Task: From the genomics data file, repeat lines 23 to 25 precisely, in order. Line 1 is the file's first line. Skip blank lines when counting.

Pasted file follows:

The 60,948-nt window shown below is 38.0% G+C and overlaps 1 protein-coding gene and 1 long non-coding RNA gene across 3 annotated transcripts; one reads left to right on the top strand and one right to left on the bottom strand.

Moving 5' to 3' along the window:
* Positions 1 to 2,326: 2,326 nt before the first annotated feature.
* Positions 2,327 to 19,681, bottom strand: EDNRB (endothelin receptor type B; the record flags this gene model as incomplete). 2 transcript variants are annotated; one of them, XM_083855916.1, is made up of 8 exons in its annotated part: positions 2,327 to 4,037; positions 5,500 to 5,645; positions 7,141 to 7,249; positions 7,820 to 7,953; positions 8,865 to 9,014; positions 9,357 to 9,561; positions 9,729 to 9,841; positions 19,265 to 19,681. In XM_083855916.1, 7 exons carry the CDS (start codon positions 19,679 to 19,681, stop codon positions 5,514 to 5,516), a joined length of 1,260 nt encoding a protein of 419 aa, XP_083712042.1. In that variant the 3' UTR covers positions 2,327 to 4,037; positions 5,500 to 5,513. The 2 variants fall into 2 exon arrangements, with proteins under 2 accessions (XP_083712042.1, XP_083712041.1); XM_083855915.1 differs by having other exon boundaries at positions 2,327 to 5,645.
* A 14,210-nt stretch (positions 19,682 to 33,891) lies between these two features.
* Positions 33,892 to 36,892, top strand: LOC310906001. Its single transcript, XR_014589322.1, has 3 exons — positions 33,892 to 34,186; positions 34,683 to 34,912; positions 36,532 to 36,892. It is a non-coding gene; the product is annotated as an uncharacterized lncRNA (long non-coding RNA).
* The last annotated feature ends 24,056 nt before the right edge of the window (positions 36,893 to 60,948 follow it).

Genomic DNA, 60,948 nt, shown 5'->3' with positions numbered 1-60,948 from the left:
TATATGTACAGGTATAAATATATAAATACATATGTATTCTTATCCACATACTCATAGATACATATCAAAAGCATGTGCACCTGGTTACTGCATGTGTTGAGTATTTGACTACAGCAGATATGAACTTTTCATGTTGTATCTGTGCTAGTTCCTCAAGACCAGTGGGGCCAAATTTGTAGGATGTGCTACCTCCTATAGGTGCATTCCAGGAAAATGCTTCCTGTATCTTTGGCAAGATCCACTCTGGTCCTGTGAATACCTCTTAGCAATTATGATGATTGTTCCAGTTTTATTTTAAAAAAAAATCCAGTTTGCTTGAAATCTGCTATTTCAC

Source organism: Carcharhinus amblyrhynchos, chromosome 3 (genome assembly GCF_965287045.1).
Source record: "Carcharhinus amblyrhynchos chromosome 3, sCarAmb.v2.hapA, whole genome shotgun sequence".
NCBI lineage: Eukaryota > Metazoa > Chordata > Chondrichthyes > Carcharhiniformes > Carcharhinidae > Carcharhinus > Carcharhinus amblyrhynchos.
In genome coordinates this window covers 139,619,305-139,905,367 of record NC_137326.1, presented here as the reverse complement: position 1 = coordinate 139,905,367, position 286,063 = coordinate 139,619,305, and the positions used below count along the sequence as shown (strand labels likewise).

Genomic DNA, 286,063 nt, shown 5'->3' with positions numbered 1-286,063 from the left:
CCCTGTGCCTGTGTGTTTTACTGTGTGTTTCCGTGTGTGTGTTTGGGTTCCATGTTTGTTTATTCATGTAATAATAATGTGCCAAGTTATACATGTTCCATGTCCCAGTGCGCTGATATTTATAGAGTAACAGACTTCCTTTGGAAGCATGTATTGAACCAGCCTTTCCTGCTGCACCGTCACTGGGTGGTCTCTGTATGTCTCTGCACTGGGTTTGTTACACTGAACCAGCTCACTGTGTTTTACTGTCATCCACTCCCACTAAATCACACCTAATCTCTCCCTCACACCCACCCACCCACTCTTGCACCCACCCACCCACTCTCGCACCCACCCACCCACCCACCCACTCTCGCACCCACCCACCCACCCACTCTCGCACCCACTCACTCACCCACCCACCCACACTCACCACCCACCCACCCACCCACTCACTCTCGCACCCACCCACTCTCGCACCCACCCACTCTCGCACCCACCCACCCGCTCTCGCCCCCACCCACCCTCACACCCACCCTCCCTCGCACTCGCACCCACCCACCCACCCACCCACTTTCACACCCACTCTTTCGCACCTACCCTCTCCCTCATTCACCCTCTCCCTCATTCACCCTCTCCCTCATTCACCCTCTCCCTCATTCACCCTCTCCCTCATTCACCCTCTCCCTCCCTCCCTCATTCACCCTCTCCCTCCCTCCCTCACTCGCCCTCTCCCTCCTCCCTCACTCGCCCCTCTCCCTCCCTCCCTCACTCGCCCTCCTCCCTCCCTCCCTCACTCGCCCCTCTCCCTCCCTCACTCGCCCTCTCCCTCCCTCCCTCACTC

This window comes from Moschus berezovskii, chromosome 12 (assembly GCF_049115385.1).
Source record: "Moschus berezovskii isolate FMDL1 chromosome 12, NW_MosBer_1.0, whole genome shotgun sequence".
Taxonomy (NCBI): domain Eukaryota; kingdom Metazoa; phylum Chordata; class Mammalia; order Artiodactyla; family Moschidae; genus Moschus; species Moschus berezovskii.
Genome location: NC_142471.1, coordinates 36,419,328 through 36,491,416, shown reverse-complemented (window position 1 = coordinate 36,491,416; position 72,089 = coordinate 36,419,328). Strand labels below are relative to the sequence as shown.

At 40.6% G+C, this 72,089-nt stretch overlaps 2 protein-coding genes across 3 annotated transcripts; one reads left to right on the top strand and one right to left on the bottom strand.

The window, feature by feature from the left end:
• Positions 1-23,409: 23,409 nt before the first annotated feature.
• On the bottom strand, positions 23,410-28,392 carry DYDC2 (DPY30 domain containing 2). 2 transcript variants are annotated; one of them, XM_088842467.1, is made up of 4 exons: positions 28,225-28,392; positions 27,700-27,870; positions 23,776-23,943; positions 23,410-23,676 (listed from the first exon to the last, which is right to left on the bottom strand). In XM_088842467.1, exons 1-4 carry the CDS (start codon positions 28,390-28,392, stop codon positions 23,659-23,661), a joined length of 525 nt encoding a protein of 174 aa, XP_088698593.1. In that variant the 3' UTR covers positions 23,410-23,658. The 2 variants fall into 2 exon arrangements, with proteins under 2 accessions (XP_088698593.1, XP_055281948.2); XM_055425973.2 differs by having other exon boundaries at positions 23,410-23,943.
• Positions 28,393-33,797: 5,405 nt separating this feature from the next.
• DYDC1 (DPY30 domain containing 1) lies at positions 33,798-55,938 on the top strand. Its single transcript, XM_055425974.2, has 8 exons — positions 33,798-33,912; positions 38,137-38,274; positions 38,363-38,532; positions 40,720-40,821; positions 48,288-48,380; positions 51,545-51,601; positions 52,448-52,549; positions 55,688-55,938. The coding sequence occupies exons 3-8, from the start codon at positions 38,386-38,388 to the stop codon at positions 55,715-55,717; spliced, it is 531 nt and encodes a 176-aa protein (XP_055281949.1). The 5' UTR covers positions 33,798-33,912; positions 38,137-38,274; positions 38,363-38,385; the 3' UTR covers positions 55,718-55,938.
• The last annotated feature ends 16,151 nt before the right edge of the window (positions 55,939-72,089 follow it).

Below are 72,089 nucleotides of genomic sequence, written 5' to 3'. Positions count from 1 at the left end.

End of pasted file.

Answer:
• On the bottom strand, positions 23,410-28,392 carry DYDC2 (DPY30 domain containing 2). 2 transcript variants are annotated; one of them, XM_088842467.1, is made up of 4 exons: positions 28,225-28,392; positions 27,700-27,870; positions 23,776-23,943; positions 23,410-23,676 (listed from the first exon to the last, which is right to left on the bottom strand). In XM_088842467.1, exons 1-4 carry the CDS (start codon positions 28,390-28,392, stop codon positions 23,659-23,661), a joined length of 525 nt encoding a protein of 174 aa, XP_088698593.1. In that variant the 3' UTR covers positions 23,410-23,658. The 2 variants fall into 2 exon arrangements, with proteins under 2 accessions (XP_088698593.1, XP_055281948.2); XM_055425973.2 differs by having other exon boundaries at positions 23,410-23,943.
• Positions 28,393-33,797: 5,405 nt separating this feature from the next.
• DYDC1 (DPY30 domain containing 1) lies at positions 33,798-55,938 on the top strand. Its single transcript, XM_055425974.2, has 8 exons — positions 33,798-33,912; positions 38,137-38,274; positions 38,363-38,532; positions 40,720-40,821; positions 48,288-48,380; positions 51,545-51,601; positions 52,448-52,549; positions 55,688-55,938. The coding sequence occupies exons 3-8, from the start codon at positions 38,386-38,388 to the stop codon at positions 55,715-55,717; spliced, it is 531 nt and encodes a 176-aa protein (XP_055281949.1). The 5' UTR covers positions 33,798-33,912; positions 38,137-38,274; positions 38,363-38,385; the 3' UTR covers positions 55,718-55,938.